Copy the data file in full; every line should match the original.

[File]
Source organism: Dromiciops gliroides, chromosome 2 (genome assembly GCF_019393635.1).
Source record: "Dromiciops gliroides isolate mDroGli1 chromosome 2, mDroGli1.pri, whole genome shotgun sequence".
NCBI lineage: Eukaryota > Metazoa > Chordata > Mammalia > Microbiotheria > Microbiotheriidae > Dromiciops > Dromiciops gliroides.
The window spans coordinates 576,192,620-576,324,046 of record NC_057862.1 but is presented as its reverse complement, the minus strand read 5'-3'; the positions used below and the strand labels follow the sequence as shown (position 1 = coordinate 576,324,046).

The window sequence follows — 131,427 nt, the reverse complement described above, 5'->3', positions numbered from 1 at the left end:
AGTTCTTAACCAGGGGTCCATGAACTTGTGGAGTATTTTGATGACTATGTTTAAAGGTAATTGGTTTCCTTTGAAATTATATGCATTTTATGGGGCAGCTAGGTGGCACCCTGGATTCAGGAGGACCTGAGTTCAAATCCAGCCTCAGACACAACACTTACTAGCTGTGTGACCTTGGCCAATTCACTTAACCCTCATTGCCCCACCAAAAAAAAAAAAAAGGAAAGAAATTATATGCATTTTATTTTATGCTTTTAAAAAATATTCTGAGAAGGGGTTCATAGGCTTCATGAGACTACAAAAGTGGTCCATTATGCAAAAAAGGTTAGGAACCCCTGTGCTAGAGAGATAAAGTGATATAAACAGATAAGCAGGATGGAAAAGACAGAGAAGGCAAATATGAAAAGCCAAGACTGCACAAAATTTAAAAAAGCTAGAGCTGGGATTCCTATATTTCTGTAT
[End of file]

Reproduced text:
Source organism: Dromiciops gliroides, chromosome 2 (genome assembly GCF_019393635.1).
Source record: "Dromiciops gliroides isolate mDroGli1 chromosome 2, mDroGli1.pri, whole genome shotgun sequence".
NCBI lineage: Eukaryota > Metazoa > Chordata > Mammalia > Microbiotheria > Microbiotheriidae > Dromiciops > Dromiciops gliroides.
The window spans coordinates 576,192,620-576,324,046 of record NC_057862.1 but is presented as its reverse complement, the minus strand read 5'-3'; the positions used below and the strand labels follow the sequence as shown (position 1 = coordinate 576,324,046).

The window sequence follows — 131,427 nt, the reverse complement described above, 5'->3', positions numbered from 1 at the left end:
AGTTCTTAACCAGGGGTCCATGAACTTGTGGAGTATTTTGATGACTATGTTTAAAGGTAATTGGTTTCCTTTGAAATTATATGCATTTTATGGGGCAGCTAGGTGGCACCCTGGATTCAGGAGGACCTGAGTTCAAATCCAGCCTCAGACACAACACTTACTAGCTGTGTGACCTTGGCCAATTCACTTAACCCTCATTGCCCCACCAAAAAAAAAAAAAAGGAAAGAAATTATATGCATTTTATTTTATGCTTTTAAAAAATATTCTGAGAAGGGGTTCATAGGCTTCATGAGACTACAAAAGTGGTCCATTATGCAAAAAAGGTTAGGAACCCCTGTGCTAGAGAGATAAAGTGATATAAACAGATAAGCAGGATGGAAAAGACAGAGAAGGCAAATATGAAAAGCCAAGACTGCACAAAATTTAAAAAAGCTAGAGCTGGGATTCCTATATTTCTGTAT